How to Patch a Tire

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Resources and description

Here's a resourceful way of fixing a slashed outer tire when out riding.

This video is for anyone who wants to learn about S.O.S bike repair techniques which require little or no tools or materials. It is especially useful for MTB cyclists, where slashed outer tires are a regular problem

Known as "patching" or "booting," this technique is a great way to repair a ripped or slash bike outer tire when out on the trail. Remember to ride with extra caution when cycling on a slashed outer tire.

Kast - Paradize (instrumental)
15 plages - 2 - Published by Alter K

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This video will teach you how to patch up a slashed outer tyre, otherwise known as "booting" a tyre.

It's a resourceful method of using everyday items to patch up an outer tyre which has been slashed by a sharp object like broken glass.

A slashed tyre will normally also mean a punctured inner tube .

To learn how to repair a punctured inner tube, see our video: "Puncture Repair: Roadside Bike Wheel Patch-Up.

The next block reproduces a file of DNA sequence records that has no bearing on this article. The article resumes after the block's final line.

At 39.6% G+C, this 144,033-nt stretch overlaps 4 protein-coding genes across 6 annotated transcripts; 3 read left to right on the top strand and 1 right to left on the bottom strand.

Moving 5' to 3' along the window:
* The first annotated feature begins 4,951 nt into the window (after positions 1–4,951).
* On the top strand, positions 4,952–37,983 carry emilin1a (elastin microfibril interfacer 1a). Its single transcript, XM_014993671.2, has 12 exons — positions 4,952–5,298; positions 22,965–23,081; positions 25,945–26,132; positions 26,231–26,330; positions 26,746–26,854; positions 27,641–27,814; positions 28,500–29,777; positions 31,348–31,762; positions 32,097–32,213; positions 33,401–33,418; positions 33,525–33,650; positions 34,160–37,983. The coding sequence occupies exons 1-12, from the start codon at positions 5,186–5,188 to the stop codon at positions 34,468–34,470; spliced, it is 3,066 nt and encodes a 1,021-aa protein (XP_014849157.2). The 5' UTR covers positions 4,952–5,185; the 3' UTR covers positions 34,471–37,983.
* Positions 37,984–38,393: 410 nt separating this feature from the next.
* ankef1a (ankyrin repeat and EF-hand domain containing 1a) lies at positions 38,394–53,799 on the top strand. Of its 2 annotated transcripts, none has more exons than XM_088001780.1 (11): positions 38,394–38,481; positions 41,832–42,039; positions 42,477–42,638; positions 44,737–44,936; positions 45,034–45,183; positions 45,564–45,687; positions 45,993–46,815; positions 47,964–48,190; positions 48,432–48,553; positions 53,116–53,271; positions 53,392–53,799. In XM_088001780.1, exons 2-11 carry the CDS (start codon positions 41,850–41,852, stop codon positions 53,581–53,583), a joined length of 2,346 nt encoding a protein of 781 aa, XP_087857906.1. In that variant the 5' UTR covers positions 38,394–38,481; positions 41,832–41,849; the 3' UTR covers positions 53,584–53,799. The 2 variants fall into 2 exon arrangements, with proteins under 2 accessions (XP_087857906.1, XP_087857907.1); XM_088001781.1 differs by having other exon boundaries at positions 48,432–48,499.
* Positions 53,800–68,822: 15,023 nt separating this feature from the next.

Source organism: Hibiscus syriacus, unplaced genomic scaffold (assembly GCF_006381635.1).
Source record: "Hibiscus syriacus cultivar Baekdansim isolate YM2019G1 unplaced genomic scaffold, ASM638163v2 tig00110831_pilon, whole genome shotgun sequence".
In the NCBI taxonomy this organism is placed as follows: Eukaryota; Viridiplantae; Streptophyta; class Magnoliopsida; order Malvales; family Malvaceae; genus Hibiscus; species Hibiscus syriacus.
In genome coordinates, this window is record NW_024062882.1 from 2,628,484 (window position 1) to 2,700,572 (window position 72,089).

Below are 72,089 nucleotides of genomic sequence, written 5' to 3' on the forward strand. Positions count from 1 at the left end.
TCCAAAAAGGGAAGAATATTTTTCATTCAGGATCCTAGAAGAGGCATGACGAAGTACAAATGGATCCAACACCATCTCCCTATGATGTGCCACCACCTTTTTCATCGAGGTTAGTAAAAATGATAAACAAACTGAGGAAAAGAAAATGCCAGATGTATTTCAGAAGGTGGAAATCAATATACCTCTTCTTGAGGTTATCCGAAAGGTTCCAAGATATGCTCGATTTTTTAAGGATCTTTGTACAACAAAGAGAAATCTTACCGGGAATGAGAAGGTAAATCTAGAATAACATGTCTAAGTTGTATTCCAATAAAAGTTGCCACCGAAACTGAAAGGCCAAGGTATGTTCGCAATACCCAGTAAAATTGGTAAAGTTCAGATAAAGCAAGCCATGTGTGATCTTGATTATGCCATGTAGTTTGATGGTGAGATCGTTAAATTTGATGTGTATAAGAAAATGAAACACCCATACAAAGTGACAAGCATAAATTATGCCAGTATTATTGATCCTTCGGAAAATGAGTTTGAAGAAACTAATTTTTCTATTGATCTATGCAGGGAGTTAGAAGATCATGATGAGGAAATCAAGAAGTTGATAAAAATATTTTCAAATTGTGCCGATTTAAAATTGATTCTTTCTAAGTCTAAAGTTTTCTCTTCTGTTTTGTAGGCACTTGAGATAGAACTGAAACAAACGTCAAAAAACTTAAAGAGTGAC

" The key steps are, locating the gash, preparing the patch, fitting the patch, replacing the tyre.

You will need: some tear-proof material like duct tape for the patch, some tyre levers, a pump and possibly dental floss and a needle.

Locate the gash.

Deflate and Remove the tyre from the bike wheel.

See the video: "Puncture Repair: How to Remove Front or Rear Wheel of a Bike" to learn how to do this.

Prepare the patch.

The patch is simply a thin layer of tear-resistant material which you will place in-between the tyre and the inner tube.

A good idea is to keep some duct tape wrapped around your pump.

It prevents the inner tube from popping out of the tyre upon inflation, as this can be very dangerous.

If you're out on a ride and don't have any duct tape, use whatever you can find around you: food wrappers, litter, leaves, even banknotes are all items you could use for a patch.

Whatever it may be, fold the patch and place it inside the tyre so that it covers the gash.

The inflated inner tube will hold it in place.

But Make sure that the patch does not obstruct the tyre bead which hooks onto the wheel rim.

If the gash is very large, you may need to stitch it up using a needle and some dental floss as thread - Two very useful items.

For more on the essential items you can take with you on a ride for emergency repairs, see the video: How to Prepare an Emergency Toolkit.

Give the wheel a visual check to make sure that the patch has held.

Replace the wheel and inflate the tyre.

Note that is a temporary repair - the tyre should be replaced as soon as you can.

You now know how to patch up a slashed tyre.

Enjoy your ride!.

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